Driving manners target of five-year policy

09:06, February 21, 2011      

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Beijing began a five-year action plan over the weekend aimed at cracking down on traffic violations and bad driving habits in a bid to ease the city's worsening traffic situation.

Over the next five years, traffic police will crack down on drunk driving, running red lights, the illegal occupation of emergency lanes and bus lanes, driving without a license, and six other traffic violations. Bad driving habits, such as forcibly overtaking another vehicle and forcing it into another lane, will also be targeted.

Punishments include fines and points. Once drivers have 12 points their licenses will be suspended and the drivers will need to restudy traffic regulations and pass a test to get their licenses back.

"The plan needs the participation of all citizens, so we can improve the capital's image and people's awareness of traffic laws and regulations, as well as the city's traffic service, management and environment," said Zhou Zhengyu, deputy secretary-general of the municipal government.

Li Shaoming, deputy head of Beijing traffic management bureau, said at a meeting on Saturday that if traffic violations or bad driving habits cause vehicles to stop on the road for one minute, they can lead to a kilometer of congestion.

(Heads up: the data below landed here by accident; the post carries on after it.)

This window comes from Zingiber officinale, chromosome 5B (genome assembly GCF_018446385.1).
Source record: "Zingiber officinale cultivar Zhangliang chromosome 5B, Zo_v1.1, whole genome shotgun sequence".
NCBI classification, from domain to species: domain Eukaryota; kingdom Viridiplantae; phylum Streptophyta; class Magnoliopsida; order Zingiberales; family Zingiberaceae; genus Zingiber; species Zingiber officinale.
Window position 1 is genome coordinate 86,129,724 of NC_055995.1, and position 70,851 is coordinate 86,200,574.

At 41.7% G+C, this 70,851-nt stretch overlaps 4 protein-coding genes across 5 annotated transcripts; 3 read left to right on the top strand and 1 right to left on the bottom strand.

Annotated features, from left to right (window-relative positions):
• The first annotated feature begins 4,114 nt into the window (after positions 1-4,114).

The city will also create some 250,000 parking spaces, near residential communities, hospitals and schools to relieve the shortage of parking lots, Li said. Parking fees in residential areas will be lowered.

The action plan is another effort to reduce Beijing's chronic congestion, following the decision last year to restrict the proliferation of vehicles on the streets by limiting the number of car license plates issued.

Li Xiaosong, deputy director of Beijing Municipal Commission of Transport, said: "If the restriction on car registrations is a 'hard' measure, the action plan laid out at this time is a 'soft' one."

Lu Huapu, a transport expert at Tsinghua University, told the Beijing News that enhancing awareness of good and bad habits on the road will help the traffic flow become smoother.

Li Chenguang, who works at a telecommunications firm in Beijing, said he welcomes the plan. "But more detailed measures should be made to ensure its efficient implementation."


Cao Yin contributed to this story.

By Chen Xin, China Daily

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